A REVELATORY LOOK AT THE INTIMATE LIFE OF THE GREAT AUTHOR AND HOW IT SHAPED HIS MOST BELOVED WORKS
E.M. Forster was one of the greatest novelists of the 20th century. We know his writing — A Room with a View, Howards End, A Passage to India. But until now, we have not known his story.
Almost all his life homosexuality was illegal. Forster was sixteen when Oscar Wilde was sent to prison for "gross indecency"; he died — at 91 — the year after the Stonewall riots. In his private life, with his lovers and friends, and within remarkably-developed gay communities, he embraced his sexuality; it came to define his writing, his friendships, in fact every part of his life.
By the time he was thirty before the First World War, Forster was a great and famous novelist, celebrated for his dark vein of social comedy and his sinewy wit. His early novels poked fun at British self-satisfaction. But after A Passage to India was published in 1924, a curious silence. One of the most prominent novelists of his time appeared to simply cease writing fiction at the relatively young age of forty-five.
For the next fifty years Forster honed a public voice, entering political fights from the position of the underdog. He protested against fascism, against censorship, against communism, against “Jew Consciousness,” against the British occupation of Egypt and India, against racism and jingoism and anything that smelled of John Bull. Forster raised his public voice, tremulously, often alone, against the edifice of conformity. But in private he preserved a vast archive of his experience as a sexual outsider in his own country. And he kept writing “unpublishable" stories, essays, and letters--a testament to his "great unrecorded history."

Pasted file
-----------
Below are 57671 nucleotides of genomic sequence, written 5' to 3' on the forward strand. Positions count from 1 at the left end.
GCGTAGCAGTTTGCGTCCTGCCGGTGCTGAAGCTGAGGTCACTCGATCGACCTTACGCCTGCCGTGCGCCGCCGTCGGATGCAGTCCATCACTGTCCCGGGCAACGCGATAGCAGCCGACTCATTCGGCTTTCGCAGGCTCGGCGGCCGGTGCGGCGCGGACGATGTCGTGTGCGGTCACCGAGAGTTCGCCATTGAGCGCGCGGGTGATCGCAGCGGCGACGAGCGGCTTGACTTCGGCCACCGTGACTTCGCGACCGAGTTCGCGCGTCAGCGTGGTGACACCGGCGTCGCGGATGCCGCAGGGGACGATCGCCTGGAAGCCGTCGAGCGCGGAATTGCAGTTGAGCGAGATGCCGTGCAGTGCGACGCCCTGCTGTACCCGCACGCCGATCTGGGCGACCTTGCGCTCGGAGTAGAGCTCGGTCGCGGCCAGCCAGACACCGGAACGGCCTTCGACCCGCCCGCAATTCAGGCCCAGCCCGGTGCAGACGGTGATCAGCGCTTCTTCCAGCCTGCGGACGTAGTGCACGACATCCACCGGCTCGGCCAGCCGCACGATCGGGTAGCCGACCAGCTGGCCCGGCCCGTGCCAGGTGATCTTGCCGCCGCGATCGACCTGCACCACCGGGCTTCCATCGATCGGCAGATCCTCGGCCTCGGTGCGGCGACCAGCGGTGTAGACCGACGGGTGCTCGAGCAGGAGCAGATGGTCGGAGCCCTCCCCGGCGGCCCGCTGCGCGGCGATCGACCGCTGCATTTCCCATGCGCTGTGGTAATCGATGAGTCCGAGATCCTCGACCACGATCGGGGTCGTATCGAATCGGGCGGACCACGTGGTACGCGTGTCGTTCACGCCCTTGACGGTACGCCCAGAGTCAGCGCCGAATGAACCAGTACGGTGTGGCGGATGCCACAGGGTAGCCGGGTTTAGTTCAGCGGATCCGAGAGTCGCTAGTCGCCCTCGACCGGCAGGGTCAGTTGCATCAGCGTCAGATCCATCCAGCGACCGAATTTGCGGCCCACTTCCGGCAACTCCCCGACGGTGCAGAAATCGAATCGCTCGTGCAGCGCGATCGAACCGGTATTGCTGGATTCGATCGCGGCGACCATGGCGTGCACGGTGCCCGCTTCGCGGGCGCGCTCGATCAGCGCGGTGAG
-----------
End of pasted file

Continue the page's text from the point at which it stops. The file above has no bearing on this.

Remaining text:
In this long strange, very modern life, we encounter an astonishing range of characters, from D. H. Lawrence to "Lawrence of Arabia," from Virginia Woolf to the Wolfenden Report authors, from Lytton Strachey to Liberace. Forster befriended both the Victorian sage Edward Carpenter and the modern sexologist Dr. Alfred Kinsey. It has taken a decade to research and write this book. Using unpublished archival material, photos, and interviews with surviving friends, my biography is the first work to integrate Forster's public and private lives and show just how his sexuality shaped his life, his work, and his politics. This life is a biography of the heart.